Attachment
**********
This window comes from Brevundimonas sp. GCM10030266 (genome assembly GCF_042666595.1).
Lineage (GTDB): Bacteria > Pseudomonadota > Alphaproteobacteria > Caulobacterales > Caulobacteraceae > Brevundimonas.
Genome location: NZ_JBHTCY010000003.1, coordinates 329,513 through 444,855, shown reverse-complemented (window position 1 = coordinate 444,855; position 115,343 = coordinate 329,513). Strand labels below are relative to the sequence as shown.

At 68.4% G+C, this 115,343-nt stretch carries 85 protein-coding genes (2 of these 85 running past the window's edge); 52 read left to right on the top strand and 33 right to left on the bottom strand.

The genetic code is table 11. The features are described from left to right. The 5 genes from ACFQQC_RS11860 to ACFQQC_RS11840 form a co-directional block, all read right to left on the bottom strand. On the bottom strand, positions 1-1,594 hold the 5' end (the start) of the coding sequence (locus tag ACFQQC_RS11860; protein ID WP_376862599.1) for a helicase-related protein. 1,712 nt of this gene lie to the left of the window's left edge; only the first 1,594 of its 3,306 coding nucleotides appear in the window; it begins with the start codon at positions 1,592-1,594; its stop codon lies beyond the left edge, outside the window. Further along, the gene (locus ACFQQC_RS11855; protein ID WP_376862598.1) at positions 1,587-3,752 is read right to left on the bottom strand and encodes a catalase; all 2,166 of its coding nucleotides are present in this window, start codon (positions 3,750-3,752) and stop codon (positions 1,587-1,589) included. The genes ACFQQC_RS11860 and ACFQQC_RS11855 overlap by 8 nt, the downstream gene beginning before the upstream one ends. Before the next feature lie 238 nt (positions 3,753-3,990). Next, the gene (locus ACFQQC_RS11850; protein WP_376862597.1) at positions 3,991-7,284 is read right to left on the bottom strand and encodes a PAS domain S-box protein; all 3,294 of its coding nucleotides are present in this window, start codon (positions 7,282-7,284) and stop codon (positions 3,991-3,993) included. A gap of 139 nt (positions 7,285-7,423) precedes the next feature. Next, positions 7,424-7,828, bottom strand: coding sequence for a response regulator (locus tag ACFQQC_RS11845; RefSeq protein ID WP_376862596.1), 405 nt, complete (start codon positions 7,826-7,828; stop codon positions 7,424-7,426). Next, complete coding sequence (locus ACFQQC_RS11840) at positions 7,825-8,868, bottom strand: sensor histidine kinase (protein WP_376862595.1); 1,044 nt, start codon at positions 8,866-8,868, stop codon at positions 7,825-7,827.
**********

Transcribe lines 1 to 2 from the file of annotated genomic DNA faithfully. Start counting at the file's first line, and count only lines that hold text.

This window comes from Brevundimonas sp. GCM10030266 (genome assembly GCF_042666595.1).
Lineage (GTDB): Bacteria > Pseudomonadota > Alphaproteobacteria > Caulobacterales > Caulobacteraceae > Brevundimonas.